MCC experts offer tips on protecting yourself online

Some Instagram users have reported getting notifications that a friend tagged them in a post called “Ugly List 2016.” But don’t click the link; it’s a phishing scam.

And did you hear who’s been named the most dangerous celebrity online? Answer: Comedian and actress Amy Schumer, because an internet search of her name carries a 16 percent chance of connecting with a site stuffed with viruses or malware. (Justin Bieber was No. 2.)

mcc-generic-picture-computer-labHave you checked your privacy settings lately or Googled yourself to see what pops up? If not, now’s the time: October is National Cyber Security Awareness Month, an opportunity to ensure you are taking the best steps to keep your personal information safe and to learn more about protecting your online presence.

One prime way criminals can access your personal information is by following social networks, where many of us innocently post our likes, our family pictures and even when we’re away from home.

Cyber security expert Brian Hurley, a Metropolitan Community College-Blue River computer science and information systems instructor, says stealing someone’s identity used to involve methods such as digging through trash. But online, crooks often have it much easier.

Here, according to Hurley and Katherine Ellis, CSIS/Cisco program coordinator at MCC-Business & Technology, are …

The Top 5 Mistakes People Make Online

1. Sharing anything and everything online without stopping to think about it. Remember, what you post “will exist forever” on the internet, Hurley says. Consider what you’re revealing, who might see it and how it could be perceived now and in the future.

2. Failing to review (and change) the privacy and security settings on social networks, websites and apps. “Don’t be willing to trade privacy for convenience,” Hurley says.

3. Clicking mindlessly on a link in an email or on the web. “Use extreme caution when clicking links through email and social media,” Hurley says. Also, understand how the organizations you interact with communicate official information: “A real bank will never send you an email asking you to click a link to update personal information,” he says.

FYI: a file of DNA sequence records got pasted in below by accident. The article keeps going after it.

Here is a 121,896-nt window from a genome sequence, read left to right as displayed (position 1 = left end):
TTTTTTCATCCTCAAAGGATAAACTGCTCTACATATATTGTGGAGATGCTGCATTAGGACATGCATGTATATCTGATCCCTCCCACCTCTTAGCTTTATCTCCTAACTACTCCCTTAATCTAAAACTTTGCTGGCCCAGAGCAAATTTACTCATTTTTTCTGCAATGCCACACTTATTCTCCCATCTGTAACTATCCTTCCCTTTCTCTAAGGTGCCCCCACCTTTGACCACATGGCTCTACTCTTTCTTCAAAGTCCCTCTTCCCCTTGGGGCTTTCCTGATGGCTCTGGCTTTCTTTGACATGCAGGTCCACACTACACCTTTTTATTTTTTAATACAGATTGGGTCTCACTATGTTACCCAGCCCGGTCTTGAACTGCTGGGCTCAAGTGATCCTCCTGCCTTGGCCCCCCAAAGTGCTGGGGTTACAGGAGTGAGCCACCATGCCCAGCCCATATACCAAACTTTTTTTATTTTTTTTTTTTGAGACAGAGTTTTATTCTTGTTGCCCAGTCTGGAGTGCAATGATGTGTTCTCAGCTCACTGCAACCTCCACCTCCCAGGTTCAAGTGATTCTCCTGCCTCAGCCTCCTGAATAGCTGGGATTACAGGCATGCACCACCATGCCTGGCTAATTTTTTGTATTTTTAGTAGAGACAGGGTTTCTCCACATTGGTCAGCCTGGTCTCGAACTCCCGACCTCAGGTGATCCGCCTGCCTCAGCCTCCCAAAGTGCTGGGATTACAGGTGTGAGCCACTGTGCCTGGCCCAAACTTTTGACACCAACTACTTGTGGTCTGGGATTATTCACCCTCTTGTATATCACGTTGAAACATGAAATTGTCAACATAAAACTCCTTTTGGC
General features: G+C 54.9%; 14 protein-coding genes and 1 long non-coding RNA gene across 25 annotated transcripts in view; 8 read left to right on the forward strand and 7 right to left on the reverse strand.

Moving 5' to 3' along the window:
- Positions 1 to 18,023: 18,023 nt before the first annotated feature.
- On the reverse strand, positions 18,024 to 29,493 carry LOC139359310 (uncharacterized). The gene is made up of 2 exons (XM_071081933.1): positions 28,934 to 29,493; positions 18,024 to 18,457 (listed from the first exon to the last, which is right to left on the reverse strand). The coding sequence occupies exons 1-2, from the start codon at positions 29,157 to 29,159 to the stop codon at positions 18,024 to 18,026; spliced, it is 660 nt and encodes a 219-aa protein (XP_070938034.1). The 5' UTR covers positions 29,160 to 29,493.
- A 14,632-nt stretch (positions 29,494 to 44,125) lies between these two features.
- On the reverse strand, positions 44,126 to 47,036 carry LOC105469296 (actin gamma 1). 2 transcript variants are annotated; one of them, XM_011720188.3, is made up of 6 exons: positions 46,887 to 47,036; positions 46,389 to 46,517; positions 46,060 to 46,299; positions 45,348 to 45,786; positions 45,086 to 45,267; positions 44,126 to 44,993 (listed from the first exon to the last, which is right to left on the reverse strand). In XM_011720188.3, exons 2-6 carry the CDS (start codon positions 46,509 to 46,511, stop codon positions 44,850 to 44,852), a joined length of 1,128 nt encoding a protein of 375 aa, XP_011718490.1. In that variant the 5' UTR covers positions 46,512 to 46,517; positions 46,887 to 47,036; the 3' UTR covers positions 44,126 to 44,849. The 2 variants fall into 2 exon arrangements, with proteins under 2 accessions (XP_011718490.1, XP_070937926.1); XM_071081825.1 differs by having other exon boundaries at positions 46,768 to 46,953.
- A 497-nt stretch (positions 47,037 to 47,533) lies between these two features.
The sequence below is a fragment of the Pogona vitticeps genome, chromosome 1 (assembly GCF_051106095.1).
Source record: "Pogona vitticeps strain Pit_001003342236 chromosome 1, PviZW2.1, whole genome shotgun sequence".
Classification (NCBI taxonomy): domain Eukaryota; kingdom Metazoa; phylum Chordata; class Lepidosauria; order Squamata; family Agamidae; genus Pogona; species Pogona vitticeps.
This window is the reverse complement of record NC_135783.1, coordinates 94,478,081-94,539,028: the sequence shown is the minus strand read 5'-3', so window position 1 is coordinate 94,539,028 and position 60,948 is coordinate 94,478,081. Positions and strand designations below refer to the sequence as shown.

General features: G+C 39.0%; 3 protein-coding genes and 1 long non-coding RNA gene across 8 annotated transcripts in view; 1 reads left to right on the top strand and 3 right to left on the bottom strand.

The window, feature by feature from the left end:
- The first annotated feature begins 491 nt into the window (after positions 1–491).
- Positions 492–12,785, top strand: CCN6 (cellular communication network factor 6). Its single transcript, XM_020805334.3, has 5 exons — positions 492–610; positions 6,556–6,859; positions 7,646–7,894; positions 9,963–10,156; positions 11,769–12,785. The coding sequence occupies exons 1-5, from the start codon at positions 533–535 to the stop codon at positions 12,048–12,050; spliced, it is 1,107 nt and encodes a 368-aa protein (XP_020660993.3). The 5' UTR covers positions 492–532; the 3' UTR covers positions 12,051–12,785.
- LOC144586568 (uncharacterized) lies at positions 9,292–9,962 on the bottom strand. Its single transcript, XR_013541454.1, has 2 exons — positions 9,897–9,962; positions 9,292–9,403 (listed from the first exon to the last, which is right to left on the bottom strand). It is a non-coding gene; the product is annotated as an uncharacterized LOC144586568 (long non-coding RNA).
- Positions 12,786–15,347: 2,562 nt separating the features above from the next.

4. Failing to run software updates on internet-connected devices including computers, cell phones and tablets. Keeping up-to-date reduces the risk of infection from malware. “A simple way to do this is to allow your device to run automatic updates,” Ellis says. “Many of these updates are security patches.” (Also, be sure to use antivirus software, and be sure to keep it updated. If you install a free antivirus program, make sure it’s from a reputable company.)

5. Using the same password all the time or using simple passwords. “Be sure to create complex passwords with upper- and lowercase letters, numbers and symbols,” Ellis says.  “Many people do not want to change their passwords and prefer a password that is simple, but this can be dangerous.”

There’s demand for skilled graduates in the online security field. MCC offers programs at two campuses, MCC-Blue River in Independence and MCC-Business & Technology near I-435 and Front Street.

“Many experts predict a shortage of qualified professionals available to fill open positions in coming years,” Hurley says.

In addition to the cyber security program, MCC offers an associate of science degree in secure systems administration and engineering, as well as Cisco Networking Academy and software development tracks. MCC’s programs blend current network and systems administration concepts with essential security skills and best practices necessary to deploy, administer and harden computer and network systems.

For more information about MCC’s cyber security programs, call 816.604.1000 or visit

For more tips on protecting yourself and your family online, visit